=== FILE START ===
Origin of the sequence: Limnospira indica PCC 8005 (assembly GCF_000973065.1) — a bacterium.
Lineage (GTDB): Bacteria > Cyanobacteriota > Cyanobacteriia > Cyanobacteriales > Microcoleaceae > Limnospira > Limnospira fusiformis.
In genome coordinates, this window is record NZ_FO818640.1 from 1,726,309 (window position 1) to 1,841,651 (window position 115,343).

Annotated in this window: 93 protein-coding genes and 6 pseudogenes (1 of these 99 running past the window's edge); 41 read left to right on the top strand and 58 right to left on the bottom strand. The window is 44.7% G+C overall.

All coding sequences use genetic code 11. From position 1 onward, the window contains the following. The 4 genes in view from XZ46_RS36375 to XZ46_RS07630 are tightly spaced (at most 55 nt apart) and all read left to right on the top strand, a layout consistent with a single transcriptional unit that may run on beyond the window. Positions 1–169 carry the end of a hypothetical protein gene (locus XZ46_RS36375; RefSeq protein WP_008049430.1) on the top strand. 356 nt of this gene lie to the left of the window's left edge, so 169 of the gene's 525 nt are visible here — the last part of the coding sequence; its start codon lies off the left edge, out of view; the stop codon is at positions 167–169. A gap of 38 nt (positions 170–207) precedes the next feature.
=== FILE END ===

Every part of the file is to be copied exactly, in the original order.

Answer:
Origin of the sequence: Limnospira indica PCC 8005 (assembly GCF_000973065.1) — a bacterium.
Lineage (GTDB): Bacteria > Cyanobacteriota > Cyanobacteriia > Cyanobacteriales > Microcoleaceae > Limnospira > Limnospira fusiformis.
In genome coordinates, this window is record NZ_FO818640.1 from 1,726,309 (window position 1) to 1,841,651 (window position 115,343).

Annotated in this window: 93 protein-coding genes and 6 pseudogenes (1 of these 99 running past the window's edge); 41 read left to right on the top strand and 58 right to left on the bottom strand. The window is 44.7% G+C overall.

All coding sequences use genetic code 11. From position 1 onward, the window contains the following. The 4 genes in view from XZ46_RS36375 to XZ46_RS07630 are tightly spaced (at most 55 nt apart) and all read left to right on the top strand, a layout consistent with a single transcriptional unit that may run on beyond the window. Positions 1–169 carry the end of a hypothetical protein gene (locus XZ46_RS36375; RefSeq protein WP_008049430.1) on the top strand. 356 nt of this gene lie to the left of the window's left edge, so 169 of the gene's 525 nt are visible here — the last part of the coding sequence; its start codon lies off the left edge, out of view; the stop codon is at positions 167–169. A gap of 38 nt (positions 170–207) precedes the next feature.